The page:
By TOM WILLIAMS
If you were there on that Saturday in October of 1965 you will never forget what you saw.
If you weren’t, let’s see if words can describe what happened.
Ocean City High School defeated Hammonton, 50-20. Junior John Henry set the stage by scoring five times in the first half. The first was from 62 yards away. Then, in quick succession, he scored from nine, 55, 62 and 64 yards. He also caught a pass from Bob Glaspey that he turned into a 53-yard gain, though he was tackled on the 19-yard line.
It was one of the most spectacular performances in Ocean City football history.
In Ocean City’s first win of that season, 12-6 over Lower Cape May, Henry scored the two Ocean City TDs on runs of 89 and 82 yards. He would finish his career with 956 rushing yards, fourth best in school history at the time.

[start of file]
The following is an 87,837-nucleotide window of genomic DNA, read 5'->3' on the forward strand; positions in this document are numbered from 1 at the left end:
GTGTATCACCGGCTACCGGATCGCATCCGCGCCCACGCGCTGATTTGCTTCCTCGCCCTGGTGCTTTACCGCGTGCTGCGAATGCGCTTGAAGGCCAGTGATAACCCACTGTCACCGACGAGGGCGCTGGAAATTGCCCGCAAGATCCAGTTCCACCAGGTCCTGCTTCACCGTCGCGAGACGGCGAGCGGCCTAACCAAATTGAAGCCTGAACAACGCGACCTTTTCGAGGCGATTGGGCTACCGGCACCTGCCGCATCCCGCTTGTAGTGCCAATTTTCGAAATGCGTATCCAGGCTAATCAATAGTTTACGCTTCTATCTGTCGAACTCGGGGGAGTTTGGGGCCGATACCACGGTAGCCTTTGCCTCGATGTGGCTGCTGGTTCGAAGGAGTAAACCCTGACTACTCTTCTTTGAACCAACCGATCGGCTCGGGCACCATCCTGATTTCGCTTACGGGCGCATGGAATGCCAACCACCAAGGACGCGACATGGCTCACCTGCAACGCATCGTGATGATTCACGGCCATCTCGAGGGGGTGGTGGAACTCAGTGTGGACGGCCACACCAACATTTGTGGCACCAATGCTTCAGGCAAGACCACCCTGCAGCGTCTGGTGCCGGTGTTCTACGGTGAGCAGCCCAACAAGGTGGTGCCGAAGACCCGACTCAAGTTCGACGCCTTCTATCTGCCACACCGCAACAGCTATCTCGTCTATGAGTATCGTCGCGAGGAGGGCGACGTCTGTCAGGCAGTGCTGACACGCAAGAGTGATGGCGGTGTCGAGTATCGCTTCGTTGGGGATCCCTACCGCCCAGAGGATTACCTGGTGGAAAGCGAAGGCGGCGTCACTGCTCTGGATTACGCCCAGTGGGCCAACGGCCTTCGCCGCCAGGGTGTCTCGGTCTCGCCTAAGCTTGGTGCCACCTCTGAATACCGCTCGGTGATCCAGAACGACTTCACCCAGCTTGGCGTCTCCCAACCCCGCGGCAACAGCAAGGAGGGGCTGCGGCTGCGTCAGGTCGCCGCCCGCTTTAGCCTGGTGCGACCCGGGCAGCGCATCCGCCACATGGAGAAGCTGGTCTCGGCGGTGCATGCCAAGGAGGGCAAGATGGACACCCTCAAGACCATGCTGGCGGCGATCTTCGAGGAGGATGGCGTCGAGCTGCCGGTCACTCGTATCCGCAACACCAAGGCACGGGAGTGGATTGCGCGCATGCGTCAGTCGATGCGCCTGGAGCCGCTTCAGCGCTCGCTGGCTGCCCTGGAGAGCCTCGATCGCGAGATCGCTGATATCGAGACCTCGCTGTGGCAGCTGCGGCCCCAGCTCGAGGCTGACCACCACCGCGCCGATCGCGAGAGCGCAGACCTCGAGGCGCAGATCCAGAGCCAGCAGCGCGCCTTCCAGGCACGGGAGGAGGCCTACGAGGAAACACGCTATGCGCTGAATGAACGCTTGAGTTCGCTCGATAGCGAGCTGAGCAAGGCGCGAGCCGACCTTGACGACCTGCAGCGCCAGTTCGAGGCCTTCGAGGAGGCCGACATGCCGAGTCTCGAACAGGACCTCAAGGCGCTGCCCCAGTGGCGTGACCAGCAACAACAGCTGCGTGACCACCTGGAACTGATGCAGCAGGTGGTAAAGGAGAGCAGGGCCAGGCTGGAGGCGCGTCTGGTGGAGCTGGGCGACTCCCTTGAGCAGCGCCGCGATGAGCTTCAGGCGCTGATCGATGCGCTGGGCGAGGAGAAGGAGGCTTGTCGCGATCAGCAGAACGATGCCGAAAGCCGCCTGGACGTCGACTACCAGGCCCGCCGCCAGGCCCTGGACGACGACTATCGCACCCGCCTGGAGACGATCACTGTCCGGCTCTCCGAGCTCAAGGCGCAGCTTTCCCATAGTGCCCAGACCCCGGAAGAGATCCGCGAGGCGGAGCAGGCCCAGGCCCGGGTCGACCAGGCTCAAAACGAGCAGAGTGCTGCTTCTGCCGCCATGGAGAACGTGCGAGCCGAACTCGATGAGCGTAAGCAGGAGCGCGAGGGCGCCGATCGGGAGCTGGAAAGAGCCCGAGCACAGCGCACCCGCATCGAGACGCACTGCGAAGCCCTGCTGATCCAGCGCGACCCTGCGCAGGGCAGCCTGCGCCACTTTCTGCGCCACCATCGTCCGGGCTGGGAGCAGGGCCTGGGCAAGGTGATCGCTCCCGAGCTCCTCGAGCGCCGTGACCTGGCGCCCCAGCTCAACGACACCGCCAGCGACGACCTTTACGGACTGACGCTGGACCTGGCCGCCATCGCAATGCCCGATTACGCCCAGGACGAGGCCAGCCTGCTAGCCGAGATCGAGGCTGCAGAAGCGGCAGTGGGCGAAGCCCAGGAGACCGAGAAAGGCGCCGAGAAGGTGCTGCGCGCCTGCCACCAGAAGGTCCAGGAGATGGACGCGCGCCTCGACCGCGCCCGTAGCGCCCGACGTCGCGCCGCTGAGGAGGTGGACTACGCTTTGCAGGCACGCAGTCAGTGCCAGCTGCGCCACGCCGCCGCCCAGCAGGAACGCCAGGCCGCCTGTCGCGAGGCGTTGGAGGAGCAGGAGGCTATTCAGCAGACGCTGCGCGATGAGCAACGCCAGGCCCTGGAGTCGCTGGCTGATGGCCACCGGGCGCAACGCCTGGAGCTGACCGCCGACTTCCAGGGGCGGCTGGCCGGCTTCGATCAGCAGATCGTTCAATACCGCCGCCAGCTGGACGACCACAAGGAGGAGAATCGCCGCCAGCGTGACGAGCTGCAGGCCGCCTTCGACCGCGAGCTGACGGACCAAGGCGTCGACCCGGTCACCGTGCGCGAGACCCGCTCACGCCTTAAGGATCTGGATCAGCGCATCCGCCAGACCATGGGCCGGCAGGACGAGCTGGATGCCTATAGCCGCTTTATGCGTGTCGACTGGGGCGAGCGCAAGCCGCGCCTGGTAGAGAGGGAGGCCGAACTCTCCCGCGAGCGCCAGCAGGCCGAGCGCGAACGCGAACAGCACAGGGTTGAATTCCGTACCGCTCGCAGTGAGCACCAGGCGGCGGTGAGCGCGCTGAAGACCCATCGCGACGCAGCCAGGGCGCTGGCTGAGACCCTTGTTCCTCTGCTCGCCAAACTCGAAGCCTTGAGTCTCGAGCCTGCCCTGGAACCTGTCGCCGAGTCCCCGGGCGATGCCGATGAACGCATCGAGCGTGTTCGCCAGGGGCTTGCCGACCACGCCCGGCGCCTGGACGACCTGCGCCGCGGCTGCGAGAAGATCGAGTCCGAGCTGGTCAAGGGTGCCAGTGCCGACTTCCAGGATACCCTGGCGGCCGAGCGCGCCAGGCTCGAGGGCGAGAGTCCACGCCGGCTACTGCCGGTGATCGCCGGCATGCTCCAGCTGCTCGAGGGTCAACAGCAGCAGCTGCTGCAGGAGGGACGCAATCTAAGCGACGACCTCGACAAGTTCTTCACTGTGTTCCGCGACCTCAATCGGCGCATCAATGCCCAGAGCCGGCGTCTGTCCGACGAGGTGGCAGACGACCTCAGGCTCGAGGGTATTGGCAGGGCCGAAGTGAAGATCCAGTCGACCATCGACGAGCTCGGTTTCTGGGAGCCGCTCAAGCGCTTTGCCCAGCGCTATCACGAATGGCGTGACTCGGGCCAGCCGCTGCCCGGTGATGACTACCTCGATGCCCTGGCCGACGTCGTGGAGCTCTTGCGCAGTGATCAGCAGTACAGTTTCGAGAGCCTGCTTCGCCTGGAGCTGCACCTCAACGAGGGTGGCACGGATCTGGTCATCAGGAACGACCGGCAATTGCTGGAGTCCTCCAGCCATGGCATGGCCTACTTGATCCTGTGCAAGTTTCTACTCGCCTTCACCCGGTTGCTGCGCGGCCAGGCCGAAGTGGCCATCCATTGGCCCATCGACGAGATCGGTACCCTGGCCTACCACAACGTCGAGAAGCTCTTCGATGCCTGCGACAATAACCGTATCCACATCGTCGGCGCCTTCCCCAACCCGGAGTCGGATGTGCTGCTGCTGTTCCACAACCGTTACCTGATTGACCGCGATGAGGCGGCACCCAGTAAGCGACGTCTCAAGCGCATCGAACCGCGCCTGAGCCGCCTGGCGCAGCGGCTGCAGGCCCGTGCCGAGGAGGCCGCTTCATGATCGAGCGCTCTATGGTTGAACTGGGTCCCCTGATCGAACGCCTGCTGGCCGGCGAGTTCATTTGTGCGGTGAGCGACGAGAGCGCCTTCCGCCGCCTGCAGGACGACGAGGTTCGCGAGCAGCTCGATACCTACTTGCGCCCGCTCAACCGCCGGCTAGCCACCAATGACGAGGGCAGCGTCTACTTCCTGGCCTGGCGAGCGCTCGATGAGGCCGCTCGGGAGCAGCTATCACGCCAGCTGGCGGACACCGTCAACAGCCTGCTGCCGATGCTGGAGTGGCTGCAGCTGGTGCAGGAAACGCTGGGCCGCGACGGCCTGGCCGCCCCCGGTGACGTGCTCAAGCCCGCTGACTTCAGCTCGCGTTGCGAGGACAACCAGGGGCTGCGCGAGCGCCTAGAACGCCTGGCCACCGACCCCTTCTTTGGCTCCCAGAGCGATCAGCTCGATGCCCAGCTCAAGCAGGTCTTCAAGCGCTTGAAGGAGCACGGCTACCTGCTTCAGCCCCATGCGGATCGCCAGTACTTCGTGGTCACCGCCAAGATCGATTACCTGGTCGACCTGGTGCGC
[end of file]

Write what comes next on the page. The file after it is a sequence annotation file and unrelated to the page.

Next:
In case the fact escapes you, John Henry, who died in his sleep today at age 70, was fast.
In the spring, he broke a 16-year old school record in the 100-yard dash that lasted for 20 years and he was part of a relay team that set another school record.
After the 1999-2000 school year ended, All-Century teams were selected for Ocean City High School. There were only 17 male athletes who were named to OCHS All-Century teams in two different sports. John Henry was one of them – joining athletes like Fenton Carey, Archie Harris, Joe Kennedy, Scott Lipford, Bob McAllister and Joe Myers on the list.
But his contributions to the community went far beyond his success in sports and continued after he finished high school.
He was a gentle, unassuming man whose relatives competed successfully in sports for a couple more generations. He loved to ride around town on that over-sized three-wheeler. And he did his part to reduce the fish population in the area.
John Henry was the type of person, and the kind of athlete, you will always remember.